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Role of Fungal endophyte communities in Carbon and Nutrients Cycling in Forest Soils under elevated atmospheric C02 concentrations - Flagship

   NERC Doctoral Training Centre Studentships with CENTA

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  Dr M McDonald, Dr S Smart, Prof Sami Ullah  No more applications being accepted  Funded PhD Project (Students Worldwide)

About the Project


Background and Research Questions

As global atmospheric concentration of CO2 continues to rise, the question remains how will mature forests respond to either help or hinder carbon capture via photosynthesis and carbon sequestration subsequently. The Free Air Carbon Enrichment (FACE) experiment at the Birmingham Institute of Forest Research, seeks to answer this question by exposing a mature forest to elevated CO2 (+150 ppm above ambient levels) mimicking the atmosphere of the future (2050 and onwards). The first key results from this 10-year experiment indicates that the dominant oak trees exposed to eCO2 have a sustained elevated photosynthetic response, ~23% higher than trees in the ambient CO2 plot. Coupled with this increase in CO2 uptake rates, and fine root biomass and exudation of carbon by roots into soil have also increased. These changes in carbon allocation belowground can affect the symbiotic fungal communities associated with the dominant tree in relation to the symbiotic trade-offs between the trees and fungal communities. Trees offer organic carbon to fungi and fungi help in soil nutrient acquisition for trees. Thus with the observed changes induced by eCO2, it is very likely that the composition and activities of fungal endophytes will change. How such changes will affect fungal community size and eventually nutrient cycling? This studentship will thus evaluate changes in fungal endophytes communities composition, carbon metabolism and nutrient cycling as influenced by future climates to help support climate change mitigation policies.


This PhD project will answer these questions by identifying the number of different fungal species present in soils at the  BIFoR FACE site. This project will address three major knowledge gaps 1) What is the baseline fungal diversity in a mature Oak woodland and is this changing in response to eCO2? 2) What is the most common root endophyte associated with Oak trees? 3) Are root endophytes responding differently to eCO2 when compared to control arrays and how it affects carbon metabolism of fungi and eventually nutrient availability to trees?

Training and skills

Students will be awarded CENTA2 Training Credits (CTCs) for participation in CENTA2-provided and ‘free choice’ external training. One CTC equates to 1⁄2 day session and students must accrue 100 CTCs across the three years of their PhD.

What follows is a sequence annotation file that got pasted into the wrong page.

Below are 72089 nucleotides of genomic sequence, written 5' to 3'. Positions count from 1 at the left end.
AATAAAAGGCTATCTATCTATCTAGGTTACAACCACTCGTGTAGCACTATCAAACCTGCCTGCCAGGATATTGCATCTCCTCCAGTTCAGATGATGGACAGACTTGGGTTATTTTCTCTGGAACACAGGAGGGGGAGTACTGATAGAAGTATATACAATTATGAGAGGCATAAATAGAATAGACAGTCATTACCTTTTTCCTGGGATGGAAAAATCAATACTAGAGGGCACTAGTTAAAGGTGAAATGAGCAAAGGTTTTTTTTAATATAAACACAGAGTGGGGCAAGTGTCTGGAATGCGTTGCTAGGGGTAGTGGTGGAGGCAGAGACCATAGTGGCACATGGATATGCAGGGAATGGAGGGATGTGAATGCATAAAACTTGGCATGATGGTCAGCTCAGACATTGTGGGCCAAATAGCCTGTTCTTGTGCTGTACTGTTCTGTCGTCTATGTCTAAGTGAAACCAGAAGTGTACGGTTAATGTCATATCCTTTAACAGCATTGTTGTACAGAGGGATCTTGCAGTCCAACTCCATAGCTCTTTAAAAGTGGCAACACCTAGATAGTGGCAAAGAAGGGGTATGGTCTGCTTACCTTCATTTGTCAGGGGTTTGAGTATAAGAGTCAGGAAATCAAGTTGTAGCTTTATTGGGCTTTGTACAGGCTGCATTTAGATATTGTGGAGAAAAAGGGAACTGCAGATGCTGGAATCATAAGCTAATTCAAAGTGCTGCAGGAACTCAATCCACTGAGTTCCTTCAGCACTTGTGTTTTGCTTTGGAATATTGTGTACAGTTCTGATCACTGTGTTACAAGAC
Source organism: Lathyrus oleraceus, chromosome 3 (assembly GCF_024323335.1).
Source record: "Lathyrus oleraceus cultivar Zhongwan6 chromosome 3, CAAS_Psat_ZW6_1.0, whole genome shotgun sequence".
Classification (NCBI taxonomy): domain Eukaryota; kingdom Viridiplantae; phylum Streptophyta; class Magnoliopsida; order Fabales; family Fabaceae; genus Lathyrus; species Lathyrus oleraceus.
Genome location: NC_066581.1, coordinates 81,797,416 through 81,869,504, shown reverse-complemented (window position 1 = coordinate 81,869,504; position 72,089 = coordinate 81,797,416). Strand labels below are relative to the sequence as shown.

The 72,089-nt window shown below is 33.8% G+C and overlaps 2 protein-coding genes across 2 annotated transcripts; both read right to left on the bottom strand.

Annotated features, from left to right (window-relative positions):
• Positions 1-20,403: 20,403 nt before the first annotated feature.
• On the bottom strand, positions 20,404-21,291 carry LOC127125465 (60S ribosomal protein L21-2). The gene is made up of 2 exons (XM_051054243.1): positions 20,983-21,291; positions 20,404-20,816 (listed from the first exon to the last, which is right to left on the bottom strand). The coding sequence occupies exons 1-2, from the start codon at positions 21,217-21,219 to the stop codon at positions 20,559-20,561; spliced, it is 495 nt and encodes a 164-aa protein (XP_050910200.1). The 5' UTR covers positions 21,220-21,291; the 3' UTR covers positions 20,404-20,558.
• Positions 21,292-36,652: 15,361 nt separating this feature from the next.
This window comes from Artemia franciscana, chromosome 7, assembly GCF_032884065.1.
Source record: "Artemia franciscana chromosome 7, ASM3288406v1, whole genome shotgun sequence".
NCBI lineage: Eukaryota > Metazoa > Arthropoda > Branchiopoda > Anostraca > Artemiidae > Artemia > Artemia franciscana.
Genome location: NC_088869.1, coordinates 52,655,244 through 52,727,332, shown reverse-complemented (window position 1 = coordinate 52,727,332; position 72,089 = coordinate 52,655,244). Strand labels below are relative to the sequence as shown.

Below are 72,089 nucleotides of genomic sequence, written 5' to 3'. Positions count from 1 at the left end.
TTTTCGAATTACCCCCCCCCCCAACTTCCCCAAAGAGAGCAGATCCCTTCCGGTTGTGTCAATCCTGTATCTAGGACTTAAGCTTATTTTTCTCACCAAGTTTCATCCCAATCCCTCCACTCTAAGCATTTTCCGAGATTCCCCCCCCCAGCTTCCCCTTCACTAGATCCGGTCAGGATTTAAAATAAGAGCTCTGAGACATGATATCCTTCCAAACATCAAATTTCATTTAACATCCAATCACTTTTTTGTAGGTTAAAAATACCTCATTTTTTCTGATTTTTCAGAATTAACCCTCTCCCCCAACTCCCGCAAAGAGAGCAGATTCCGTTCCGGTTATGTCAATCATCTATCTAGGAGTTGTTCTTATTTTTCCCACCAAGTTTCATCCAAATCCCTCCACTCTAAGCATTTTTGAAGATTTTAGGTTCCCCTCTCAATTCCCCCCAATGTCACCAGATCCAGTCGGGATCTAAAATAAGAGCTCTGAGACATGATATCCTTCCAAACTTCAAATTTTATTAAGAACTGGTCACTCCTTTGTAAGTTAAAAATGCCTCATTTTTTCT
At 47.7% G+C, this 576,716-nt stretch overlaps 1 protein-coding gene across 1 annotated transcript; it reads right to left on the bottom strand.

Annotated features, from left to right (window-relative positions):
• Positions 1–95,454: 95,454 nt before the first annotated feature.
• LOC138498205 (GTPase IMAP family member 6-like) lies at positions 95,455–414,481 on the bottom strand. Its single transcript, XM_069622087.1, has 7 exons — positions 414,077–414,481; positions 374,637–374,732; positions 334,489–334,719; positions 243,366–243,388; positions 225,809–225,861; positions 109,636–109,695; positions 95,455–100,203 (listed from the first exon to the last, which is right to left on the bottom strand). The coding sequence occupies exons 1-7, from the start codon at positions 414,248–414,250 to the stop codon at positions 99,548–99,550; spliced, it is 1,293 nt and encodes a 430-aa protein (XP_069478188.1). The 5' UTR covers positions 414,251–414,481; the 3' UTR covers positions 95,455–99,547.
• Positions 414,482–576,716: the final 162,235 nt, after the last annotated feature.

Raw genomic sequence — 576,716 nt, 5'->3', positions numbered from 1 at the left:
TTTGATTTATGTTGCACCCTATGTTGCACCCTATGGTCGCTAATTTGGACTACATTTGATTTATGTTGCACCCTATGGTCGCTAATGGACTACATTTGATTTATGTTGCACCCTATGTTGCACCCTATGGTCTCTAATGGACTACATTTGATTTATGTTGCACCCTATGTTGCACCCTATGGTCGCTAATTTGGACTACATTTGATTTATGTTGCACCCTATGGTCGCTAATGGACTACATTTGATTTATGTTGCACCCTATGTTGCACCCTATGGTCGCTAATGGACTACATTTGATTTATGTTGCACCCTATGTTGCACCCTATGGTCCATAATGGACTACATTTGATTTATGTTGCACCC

This project will require the student to gain skills in fungal ecology, coupled with high-throughput genomics and transcriptomics. The lead Supervisor M. McDonald is an expert on fungal genome assembly, annotation and in planta transcriptomics. Therefore the student will gain skills in the molecular identification of fungal species, long-read genome sequencing and assembly. The final part of the project will link together soil nutrient cycling with transcriptomics, giving the student a cross-disciplinary skillset in both fungal genomics as well as soil science.

This studentship benefits from access to the only global temperate forests Free Air Carbon Dioxide Enrichment (FACE) facility and infrastructure (>£20million) ( and the Forest Ecology and and UKCEH-Lancaster). This studentship will benefit from the high experimental costs of these projects and facilities, which is beyond the funding capacity of any single PhD studentship.

Further details:

Megan McDonald:

Sami Ullah:

If you wish to apply to the project, applications should include:

  • A CENTA application form, downloadable from: CENTA application
  • A CV with the names of at least two referees (preferably three and who can comment on your academic abilities)
  • The application should please completed via: Please select Apply Now in the PhD Bioscience (CENTA) section. Please quote CENTA23_B4 when completing the application form.

For further information on how to apply please visit

Funding Notes

Different support is available for “home-fees-eligible” and “international” students.
Successful home-fees-eligible candidates will receive:
An annual stipend, set at £17,688 for 2022/23, paid directly to the student in monthly increments
A research training support grant (RTSG) of £8,000, held at their host institution
CASE studentships attract an additional £3500 contribution to the RTSG, held at their host institution
Successful international candidates will receive the above as well as a contribution to the university fees at the level of support for Home-fee-eligible students.
Successful home candidates will receive full university fees paid directly to the university.


BIFoR FACE Website:
A Gardner, Ds Ellsworth, Ky Crous, J Pritchard, Mackenzie Ar. 2021. Is photosynthetic enhancement sustained through three years of elevated CO2 exposure in 175-year old Quercus robur?, Tree Physiology, tpab090,
David B Collinge, Birgit Jensen, Hans JL Jørgensen. 2022. Fungal endophytes in plants and their relationship to plant disease. Current Opinion in Microbiology, 69:
Vadeboncoeur, M.A. 2010. Meta-analysis of fertilization experiments indicates multiple limiting nutrients in Northeastern deciduous forests. Canadian Journal of Forest Research 40(9): 1766–1780.
Treseder, K. 2004. A meta-analysis of mycorrhizal responses to nitrogen, phosphorus, and atmospheric CO2 in field studies. New Phytologist, doI:
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